Franklin, Tennessee-based Community Health Systems' continued to shake up of its portfolio, announcing Monday that it will sell an 80 percent ownership interest in its home health division to regional provider Almost Family for $128 million.
The transaction is part of an ongoing effort by CHS to slim down its portfolio and use the proceeds to pay down the company's debt.
Almost Family is a regional provider of home health services that operates 74 branches and 15 hospice facilities in 22 states. When the deal closes in the fourth quarter this year, Almost Family will have grown its network to 340 branches across 26 states with an annual revenue exceeding $800 million.
In an attempt to maintain control over their financial future, CHS threw up six-month "poison pill" block against anyone acquiring a controlling block of their stock while they continue to explore the full or partial sale of the company.
Chinese billionaire Tianqiao Chen recently increased his holdings in CHS shares to 9.9 percent, according to the Wall Street Journal, who also reported that CHS shares lost 48 percent of their value this year.
The company has been unloading low-performing rural hospitals in recent months, announcing in August it would sell two more hospitals than originally planned, bringing the total number to 12, according to a transcript of a second-quarter earnings call.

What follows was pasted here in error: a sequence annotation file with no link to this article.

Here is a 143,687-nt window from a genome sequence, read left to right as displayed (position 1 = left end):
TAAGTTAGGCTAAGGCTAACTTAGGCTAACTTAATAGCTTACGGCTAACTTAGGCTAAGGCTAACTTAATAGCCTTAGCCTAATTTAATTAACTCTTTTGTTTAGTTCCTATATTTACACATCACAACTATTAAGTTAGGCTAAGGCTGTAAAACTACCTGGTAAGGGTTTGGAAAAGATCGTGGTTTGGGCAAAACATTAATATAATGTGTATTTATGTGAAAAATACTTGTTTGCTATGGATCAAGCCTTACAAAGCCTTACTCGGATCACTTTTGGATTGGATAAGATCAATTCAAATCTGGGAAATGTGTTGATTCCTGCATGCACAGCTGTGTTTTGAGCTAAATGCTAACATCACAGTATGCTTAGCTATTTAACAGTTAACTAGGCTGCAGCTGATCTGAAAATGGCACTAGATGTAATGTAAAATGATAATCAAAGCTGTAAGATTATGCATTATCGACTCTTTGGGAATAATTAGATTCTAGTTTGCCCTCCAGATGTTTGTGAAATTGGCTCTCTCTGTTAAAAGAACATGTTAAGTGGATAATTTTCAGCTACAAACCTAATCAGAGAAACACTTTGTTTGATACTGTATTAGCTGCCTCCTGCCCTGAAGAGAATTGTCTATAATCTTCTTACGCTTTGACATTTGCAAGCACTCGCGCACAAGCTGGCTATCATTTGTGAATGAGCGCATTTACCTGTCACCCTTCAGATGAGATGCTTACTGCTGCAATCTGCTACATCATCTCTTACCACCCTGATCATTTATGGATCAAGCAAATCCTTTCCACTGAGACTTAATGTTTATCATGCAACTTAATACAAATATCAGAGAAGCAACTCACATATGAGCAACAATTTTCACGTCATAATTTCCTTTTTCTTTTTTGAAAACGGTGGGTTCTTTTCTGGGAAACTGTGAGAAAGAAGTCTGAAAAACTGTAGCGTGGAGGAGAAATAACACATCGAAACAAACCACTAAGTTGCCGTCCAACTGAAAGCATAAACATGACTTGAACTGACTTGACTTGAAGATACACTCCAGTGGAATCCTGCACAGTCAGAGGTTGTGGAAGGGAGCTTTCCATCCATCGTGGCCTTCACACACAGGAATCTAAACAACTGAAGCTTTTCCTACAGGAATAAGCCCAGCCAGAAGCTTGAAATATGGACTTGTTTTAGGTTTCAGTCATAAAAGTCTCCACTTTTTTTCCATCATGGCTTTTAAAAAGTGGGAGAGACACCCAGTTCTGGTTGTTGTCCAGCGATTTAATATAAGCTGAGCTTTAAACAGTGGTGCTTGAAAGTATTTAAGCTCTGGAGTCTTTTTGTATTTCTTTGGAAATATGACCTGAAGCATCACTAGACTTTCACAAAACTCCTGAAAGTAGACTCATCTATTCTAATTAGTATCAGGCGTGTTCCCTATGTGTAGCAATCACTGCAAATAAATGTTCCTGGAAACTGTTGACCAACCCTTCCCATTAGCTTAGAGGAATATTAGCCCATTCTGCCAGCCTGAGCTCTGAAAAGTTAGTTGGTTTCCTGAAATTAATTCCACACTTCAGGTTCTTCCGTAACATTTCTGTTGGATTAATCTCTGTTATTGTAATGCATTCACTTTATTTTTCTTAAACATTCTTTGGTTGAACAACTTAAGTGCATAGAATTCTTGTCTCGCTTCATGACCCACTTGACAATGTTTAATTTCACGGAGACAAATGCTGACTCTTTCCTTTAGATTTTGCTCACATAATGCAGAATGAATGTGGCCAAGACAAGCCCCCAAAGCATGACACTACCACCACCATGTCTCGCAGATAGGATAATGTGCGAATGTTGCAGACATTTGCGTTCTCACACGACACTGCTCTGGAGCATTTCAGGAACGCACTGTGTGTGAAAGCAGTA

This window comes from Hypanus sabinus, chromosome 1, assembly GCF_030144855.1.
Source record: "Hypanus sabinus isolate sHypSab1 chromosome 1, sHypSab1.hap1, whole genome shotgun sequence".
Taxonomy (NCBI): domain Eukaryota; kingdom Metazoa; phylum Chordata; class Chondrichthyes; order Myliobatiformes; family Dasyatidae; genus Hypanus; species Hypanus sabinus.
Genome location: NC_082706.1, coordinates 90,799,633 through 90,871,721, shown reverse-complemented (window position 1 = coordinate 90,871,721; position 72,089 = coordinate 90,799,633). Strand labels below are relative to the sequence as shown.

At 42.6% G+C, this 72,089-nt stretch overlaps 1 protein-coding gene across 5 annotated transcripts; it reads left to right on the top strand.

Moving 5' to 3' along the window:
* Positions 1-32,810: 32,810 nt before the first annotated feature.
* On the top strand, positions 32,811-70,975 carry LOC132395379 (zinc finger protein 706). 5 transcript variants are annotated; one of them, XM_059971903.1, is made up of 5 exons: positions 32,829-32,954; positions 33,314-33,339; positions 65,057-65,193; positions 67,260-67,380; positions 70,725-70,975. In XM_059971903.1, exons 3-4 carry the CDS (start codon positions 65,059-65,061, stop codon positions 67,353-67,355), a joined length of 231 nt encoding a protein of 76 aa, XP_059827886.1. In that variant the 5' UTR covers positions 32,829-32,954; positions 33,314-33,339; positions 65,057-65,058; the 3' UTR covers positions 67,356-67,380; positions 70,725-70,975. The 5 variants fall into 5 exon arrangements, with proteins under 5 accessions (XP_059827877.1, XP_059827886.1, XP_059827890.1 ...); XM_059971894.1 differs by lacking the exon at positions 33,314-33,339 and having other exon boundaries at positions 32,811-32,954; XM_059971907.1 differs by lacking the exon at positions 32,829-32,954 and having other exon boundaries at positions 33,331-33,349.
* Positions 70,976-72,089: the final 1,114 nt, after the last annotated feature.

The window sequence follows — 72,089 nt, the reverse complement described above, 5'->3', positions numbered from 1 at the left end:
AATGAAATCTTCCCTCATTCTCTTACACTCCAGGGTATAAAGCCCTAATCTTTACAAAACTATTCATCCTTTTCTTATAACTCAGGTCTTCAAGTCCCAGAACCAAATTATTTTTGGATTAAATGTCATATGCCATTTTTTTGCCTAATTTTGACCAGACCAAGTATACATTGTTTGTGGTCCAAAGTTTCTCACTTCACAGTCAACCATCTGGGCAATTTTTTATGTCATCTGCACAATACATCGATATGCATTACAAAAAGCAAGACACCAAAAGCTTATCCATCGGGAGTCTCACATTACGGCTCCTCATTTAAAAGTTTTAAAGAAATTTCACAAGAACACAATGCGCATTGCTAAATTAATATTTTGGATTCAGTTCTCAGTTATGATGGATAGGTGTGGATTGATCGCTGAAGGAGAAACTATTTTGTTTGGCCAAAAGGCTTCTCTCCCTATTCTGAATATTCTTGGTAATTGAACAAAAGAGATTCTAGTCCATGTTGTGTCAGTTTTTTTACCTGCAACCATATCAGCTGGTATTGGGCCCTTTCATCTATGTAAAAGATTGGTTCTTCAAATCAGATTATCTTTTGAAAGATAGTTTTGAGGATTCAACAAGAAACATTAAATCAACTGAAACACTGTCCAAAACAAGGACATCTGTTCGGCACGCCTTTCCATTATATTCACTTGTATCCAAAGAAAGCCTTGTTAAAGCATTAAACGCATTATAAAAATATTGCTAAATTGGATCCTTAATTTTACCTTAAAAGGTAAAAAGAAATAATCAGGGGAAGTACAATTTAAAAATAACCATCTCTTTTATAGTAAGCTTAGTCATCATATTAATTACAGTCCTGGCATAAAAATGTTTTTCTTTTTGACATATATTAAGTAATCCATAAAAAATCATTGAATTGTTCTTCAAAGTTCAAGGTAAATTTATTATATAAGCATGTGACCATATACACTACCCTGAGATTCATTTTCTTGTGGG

The sale, originally expected to be $530 million, was expected to total $850 million, representing about $1.45 billion in annual revenue -- up from the $1 billion that was projected before the two extra hospitals were added.
CEO Wayne Smith said during the earnings calls that each was underperforming, with earnings before interest, taxes, depreciation and amortization mired in the single digits.
CHS did net $1.2 billion from its spinoff of nearly 40 small or rural hospitals earlier this year, but that transaction is now under legal scrutiny, after a class-action lawsuit was filed in U.S. District Court for the Middle District of Tennessee on behalf of those that purchased the common stock of CHS spin-off Quorum Health Corp.
The complaint alleges that Quorum and certain of its executive officers made false and misleading statements, and/or failed to disclose to investors that many of Quorum's hospitals were underperforming at the time of the spin-off as well as other "indicators of impairment" that were present at the time. It also alleges Quorum failed to inform investors about the issues, rendering Quorum's public statements "materially false and misleading."